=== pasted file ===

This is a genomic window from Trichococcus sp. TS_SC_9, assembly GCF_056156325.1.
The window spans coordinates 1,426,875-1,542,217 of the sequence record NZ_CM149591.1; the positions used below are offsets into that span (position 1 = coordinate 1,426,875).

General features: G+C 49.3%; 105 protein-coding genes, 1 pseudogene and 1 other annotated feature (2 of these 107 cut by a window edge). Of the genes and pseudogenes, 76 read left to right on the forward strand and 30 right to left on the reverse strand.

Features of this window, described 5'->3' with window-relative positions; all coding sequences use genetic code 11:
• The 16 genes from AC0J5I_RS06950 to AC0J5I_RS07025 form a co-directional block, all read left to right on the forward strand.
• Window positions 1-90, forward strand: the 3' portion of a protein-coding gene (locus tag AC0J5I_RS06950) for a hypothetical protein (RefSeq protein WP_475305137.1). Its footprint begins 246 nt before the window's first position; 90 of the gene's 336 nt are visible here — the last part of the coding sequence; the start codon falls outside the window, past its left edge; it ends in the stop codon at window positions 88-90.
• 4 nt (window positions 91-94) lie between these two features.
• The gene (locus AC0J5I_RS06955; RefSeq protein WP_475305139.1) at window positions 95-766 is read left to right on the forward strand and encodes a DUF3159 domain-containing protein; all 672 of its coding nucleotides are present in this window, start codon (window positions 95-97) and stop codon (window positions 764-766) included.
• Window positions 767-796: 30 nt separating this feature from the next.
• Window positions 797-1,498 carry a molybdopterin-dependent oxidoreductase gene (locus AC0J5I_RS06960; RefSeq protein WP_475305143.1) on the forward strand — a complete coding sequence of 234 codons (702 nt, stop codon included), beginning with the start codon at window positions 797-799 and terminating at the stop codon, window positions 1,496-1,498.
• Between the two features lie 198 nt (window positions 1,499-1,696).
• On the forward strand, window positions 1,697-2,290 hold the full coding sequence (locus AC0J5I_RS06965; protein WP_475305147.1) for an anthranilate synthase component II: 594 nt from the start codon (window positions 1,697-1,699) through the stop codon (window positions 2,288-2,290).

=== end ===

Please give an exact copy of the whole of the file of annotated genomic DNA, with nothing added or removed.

This is a genomic window from Trichococcus sp. TS_SC_9, assembly GCF_056156325.1.
The window spans coordinates 1,426,875-1,542,217 of the sequence record NZ_CM149591.1; the positions used below are offsets into that span (position 1 = coordinate 1,426,875).

General features: G+C 49.3%; 105 protein-coding genes, 1 pseudogene and 1 other annotated feature (2 of these 107 cut by a window edge). Of the genes and pseudogenes, 76 read left to right on the forward strand and 30 right to left on the reverse strand.

Features of this window, described 5'->3' with window-relative positions; all coding sequences use genetic code 11:
• The 16 genes from AC0J5I_RS06950 to AC0J5I_RS07025 form a co-directional block, all read left to right on the forward strand.
• Window positions 1-90, forward strand: the 3' portion of a protein-coding gene (locus tag AC0J5I_RS06950) for a hypothetical protein (RefSeq protein WP_475305137.1). Its footprint begins 246 nt before the window's first position; 90 of the gene's 336 nt are visible here — the last part of the coding sequence; the start codon falls outside the window, past its left edge; it ends in the stop codon at window positions 88-90.
• 4 nt (window positions 91-94) lie between these two features.
• The gene (locus AC0J5I_RS06955; RefSeq protein WP_475305139.1) at window positions 95-766 is read left to right on the forward strand and encodes a DUF3159 domain-containing protein; all 672 of its coding nucleotides are present in this window, start codon (window positions 95-97) and stop codon (window positions 764-766) included.
• Window positions 767-796: 30 nt separating this feature from the next.
• Window positions 797-1,498 carry a molybdopterin-dependent oxidoreductase gene (locus AC0J5I_RS06960; RefSeq protein WP_475305143.1) on the forward strand — a complete coding sequence of 234 codons (702 nt, stop codon included), beginning with the start codon at window positions 797-799 and terminating at the stop codon, window positions 1,496-1,498.
• Between the two features lie 198 nt (window positions 1,499-1,696).
• On the forward strand, window positions 1,697-2,290 hold the full coding sequence (locus AC0J5I_RS06965; protein WP_475305147.1) for an anthranilate synthase component II: 594 nt from the start codon (window positions 1,697-1,699) through the stop codon (window positions 2,288-2,290).